Ayrshire: In Maybole, near junction of A77 with B7023, in High Street/Castle Street of the town, at Maybole Castle.
Private NS 301100 OS: 70 KA19 7DD
Maybole Castle: view from street.
Maybole Collegiate Church: open Apr-Sep
Impressive but gloomy, Maybole Castle is an altered and somewhat glowering 16th-century L-plan tower house of four storeys and a garret, to which has been added a lower wing. Large round bartizans
are corbelled out at two corners. There is much fine decorative stonework, and the walls are as much as 7 foot thick.
The original entrance, at the foot of the stair-tower, opened into the vaulted basement. The hall was on the first floor, and the chambers on the upper floors were subdivided. Much of the interior is panelled.
‘Minnyboll’ is marked as a settlement on Blaeu’s map of Carrick.
The tower was probably built by Gilbert Kennedy, 5th Earl of Cassillis, and High Lord Treasurer of Scotland. The Kennedys were known as the Kings of Carrick because they held so much land in the area and could lord it over most of Carrick (also see Cassillis House and Culzean Castle).
It was at the castle that traditionally Lady Jean Hamilton, wife of the 6th Earl of Cassillis, was imprisoned after she had run off with Sir Johnnie Faa, King of the Gypsies. Cassillis pursued and caught them, and hanged Faa and his followers from the gallows tree at Maybole – making his wife watch. The story is recounted in an old ballad, and Cassillis House has also been given as the location, although there is no other evidence for the story. The ‘Countess’s Room’ at the top of the tower is traditionally said to be where Jean was imprisoned.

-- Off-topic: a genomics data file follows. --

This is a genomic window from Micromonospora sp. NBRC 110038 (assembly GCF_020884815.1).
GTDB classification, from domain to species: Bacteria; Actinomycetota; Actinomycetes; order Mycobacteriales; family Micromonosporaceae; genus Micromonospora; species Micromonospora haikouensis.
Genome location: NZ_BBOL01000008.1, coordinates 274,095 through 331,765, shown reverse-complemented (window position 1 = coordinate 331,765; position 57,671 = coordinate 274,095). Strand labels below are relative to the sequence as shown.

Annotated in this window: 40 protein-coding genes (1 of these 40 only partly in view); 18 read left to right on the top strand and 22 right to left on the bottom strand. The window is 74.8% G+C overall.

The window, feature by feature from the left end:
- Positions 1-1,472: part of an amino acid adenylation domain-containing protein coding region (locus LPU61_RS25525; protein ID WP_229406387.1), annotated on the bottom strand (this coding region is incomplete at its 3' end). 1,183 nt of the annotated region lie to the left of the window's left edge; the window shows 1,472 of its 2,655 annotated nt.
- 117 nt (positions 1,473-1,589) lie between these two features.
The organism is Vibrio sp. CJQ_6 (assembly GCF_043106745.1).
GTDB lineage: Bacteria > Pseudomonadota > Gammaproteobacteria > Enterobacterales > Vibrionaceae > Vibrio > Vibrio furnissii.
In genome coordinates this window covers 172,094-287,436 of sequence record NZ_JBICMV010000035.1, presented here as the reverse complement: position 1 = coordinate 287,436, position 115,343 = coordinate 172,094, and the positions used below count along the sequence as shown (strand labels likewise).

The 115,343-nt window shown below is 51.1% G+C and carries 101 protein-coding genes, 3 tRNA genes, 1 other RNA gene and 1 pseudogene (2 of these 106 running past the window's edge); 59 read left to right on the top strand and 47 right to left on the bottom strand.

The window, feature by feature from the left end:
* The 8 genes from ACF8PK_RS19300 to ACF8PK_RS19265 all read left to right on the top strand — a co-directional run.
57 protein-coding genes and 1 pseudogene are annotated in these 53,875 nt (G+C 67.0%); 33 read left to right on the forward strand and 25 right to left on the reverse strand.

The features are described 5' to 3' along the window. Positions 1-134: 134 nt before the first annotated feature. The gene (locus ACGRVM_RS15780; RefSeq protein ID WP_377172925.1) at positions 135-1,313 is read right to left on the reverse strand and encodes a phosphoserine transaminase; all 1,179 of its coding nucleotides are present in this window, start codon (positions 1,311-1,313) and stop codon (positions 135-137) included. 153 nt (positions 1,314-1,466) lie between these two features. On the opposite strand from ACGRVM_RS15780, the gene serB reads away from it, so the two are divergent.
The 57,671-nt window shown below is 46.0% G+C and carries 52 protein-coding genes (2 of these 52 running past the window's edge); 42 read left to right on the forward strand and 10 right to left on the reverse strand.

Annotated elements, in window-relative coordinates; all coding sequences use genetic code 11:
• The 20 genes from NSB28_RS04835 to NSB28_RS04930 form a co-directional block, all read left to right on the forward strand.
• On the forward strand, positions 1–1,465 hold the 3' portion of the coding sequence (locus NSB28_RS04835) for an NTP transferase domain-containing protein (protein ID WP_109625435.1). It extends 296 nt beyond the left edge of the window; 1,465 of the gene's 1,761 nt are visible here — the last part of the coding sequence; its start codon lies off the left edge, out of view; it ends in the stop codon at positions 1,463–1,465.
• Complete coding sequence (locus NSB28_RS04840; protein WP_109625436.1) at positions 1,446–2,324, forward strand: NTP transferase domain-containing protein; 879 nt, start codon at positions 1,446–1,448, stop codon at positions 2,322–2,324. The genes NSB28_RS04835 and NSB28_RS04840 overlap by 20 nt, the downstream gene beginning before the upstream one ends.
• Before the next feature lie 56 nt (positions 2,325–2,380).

Although abandoned and derelict at one time, the house is in good condition, and used as the factor house for the estates of the Kennedy Marquis of Ailsa.
Maybole formerly had several fine town houses, including those of Kennedy of Knockdaw, Culzean, and Ballimore.
Maybole Collegiate Church [NS 301099] was founded by John Kennedy of Dunure in 1382 and was still in use in 1564. The building was later used as the burial place for the Earls of Cassillis, but is now ruinous although in the care of HES.
22 Edinburgh Road
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